ACEP Questions GH¢83m Withheld Taxes
Officials of ACEP at the press conference
The Africa Centre for Energy Policy (ACEP) says it is worried about the GH¢83 million which has been withheld for more than three years by some banks for undisclosed reasons.
This came to light on Thursday in Accra during a sitting of the Public Accounts Committee of Parliament (PAC).
In a statement, it said: “ACEP has consistently maintained that the transparency and accountability mechanism around the governance of taxes and levies on downstream petroleum sector needs urgent improvement to ensure that taxes and levies are used for the intended purposes for which consumers are made to pay.”
According to ACEP, “It is instances like these that continue to burden citizens with levies such as TOR debt recovery levy with no definite schedule for repayment. The Ministry of Finance has over the years violated the legal requirement to account for the receipt from the TOR debt recovery levy to Parliament as required by law.”
TOR Debt Recovery Fund Levy Act 2003 (Act 642) states: “The Minister shall within three months after the end of each financial year submit a report on the Fund to Parliament.”
However, it said the Minister has not complied with such requirement of the law.
It also called on Parliament to monitor the implementation of the laws it made to ensure that implementing bodies do not flout the laws.
“If Parliament had been demanding timely accounting of public funds, we will not be talking about petroleum levies kept in banks for more than three years.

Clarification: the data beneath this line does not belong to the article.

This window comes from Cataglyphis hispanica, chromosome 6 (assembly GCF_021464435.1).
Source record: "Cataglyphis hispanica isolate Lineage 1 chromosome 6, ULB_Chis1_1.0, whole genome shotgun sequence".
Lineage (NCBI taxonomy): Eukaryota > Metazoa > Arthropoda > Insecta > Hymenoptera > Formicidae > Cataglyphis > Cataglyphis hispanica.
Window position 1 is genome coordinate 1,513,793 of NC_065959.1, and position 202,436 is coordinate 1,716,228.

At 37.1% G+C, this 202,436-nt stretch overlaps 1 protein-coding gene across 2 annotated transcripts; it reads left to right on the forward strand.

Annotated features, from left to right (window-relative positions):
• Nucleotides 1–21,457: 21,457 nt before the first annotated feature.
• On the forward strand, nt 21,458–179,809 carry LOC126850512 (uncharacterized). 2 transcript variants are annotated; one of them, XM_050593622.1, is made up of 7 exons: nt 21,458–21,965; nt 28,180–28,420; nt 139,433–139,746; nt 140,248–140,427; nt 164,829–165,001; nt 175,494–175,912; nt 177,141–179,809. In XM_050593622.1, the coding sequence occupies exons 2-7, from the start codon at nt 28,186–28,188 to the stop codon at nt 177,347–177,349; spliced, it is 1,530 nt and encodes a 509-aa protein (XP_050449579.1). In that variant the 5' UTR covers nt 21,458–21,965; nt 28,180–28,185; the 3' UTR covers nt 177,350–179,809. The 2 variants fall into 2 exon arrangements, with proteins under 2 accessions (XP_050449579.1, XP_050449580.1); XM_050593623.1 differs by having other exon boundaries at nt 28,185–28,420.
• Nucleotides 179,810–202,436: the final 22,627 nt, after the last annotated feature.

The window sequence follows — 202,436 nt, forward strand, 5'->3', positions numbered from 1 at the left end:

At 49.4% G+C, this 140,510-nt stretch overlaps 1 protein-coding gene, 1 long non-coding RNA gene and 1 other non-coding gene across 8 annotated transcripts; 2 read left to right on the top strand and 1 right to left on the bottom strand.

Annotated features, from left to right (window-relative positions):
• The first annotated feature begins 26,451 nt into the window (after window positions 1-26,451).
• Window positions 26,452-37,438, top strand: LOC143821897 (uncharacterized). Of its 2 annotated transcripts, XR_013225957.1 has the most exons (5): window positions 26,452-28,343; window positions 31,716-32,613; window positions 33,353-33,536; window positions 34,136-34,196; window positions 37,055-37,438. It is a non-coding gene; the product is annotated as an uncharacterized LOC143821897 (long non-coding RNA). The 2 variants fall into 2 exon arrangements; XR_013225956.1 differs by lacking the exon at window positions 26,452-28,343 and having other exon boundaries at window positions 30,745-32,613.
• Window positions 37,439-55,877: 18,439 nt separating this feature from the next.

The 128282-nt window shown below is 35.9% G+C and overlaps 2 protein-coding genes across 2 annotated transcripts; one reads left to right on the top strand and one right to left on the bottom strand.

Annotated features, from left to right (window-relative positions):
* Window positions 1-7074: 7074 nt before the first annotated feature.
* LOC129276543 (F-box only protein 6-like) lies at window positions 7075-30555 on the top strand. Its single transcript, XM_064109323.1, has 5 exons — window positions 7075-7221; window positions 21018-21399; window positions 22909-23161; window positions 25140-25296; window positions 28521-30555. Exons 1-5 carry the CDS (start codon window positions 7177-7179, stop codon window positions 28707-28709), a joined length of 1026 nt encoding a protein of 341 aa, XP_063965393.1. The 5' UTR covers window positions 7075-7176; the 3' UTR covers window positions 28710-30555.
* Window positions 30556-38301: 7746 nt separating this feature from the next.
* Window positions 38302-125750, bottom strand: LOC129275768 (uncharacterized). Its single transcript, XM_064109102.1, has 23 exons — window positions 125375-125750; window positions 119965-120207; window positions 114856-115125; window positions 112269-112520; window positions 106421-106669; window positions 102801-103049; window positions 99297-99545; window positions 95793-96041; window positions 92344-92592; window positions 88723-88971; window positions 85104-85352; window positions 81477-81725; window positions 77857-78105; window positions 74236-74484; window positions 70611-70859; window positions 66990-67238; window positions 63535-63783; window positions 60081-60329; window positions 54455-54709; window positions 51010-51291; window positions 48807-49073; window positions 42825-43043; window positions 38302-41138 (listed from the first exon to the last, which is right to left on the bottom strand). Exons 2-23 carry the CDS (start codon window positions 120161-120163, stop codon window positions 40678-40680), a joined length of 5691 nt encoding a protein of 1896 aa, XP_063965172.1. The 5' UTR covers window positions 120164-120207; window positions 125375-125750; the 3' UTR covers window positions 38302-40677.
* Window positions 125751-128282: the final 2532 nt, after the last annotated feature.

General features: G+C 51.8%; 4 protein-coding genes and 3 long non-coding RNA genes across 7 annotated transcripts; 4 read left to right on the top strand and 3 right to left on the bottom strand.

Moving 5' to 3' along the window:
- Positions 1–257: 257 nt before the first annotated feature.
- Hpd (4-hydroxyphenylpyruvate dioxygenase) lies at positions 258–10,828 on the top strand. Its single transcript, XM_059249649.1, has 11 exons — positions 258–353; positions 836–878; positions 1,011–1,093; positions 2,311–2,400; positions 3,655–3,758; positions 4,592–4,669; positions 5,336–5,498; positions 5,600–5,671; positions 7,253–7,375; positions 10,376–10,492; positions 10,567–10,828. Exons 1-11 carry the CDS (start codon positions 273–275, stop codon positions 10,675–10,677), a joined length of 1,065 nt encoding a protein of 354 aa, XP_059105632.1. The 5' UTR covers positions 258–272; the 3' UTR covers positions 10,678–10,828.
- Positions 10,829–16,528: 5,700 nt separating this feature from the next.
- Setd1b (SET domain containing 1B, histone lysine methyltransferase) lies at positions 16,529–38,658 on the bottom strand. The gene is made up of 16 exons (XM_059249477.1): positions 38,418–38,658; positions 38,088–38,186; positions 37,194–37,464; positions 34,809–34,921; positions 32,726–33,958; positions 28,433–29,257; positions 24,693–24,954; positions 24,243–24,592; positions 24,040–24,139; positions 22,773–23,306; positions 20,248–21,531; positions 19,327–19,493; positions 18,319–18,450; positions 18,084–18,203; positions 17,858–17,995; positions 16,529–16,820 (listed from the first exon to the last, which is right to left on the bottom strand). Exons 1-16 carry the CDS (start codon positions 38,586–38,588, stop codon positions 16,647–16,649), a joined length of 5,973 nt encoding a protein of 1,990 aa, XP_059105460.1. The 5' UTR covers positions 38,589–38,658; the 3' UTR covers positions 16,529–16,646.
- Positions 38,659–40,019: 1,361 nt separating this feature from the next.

“Society would have benefited from the investment of such monies. In the specific instance of the GH¢83m of petroleum taxes kept by banks, ACEP calls on Parliament to probe the matter so that those responsible should be punished whilst the banks involved should be made to pay appropriate interest on it.”
ACEP additionally called on the Minister of Finance to consciously report on the receipt and utilization of taxes imposed on petroleum products to improve transparency and accountability and also improve public confidence in the payment of taxes.
“ACEP will continue to monitor the governance space on the petroleum sector, particularly the reporting requirements under the Energy Sector Levy Act 2015 (Act 899) to ensure that petroleum levies are not kept by banks or misapplied.”
By Samuel Boadi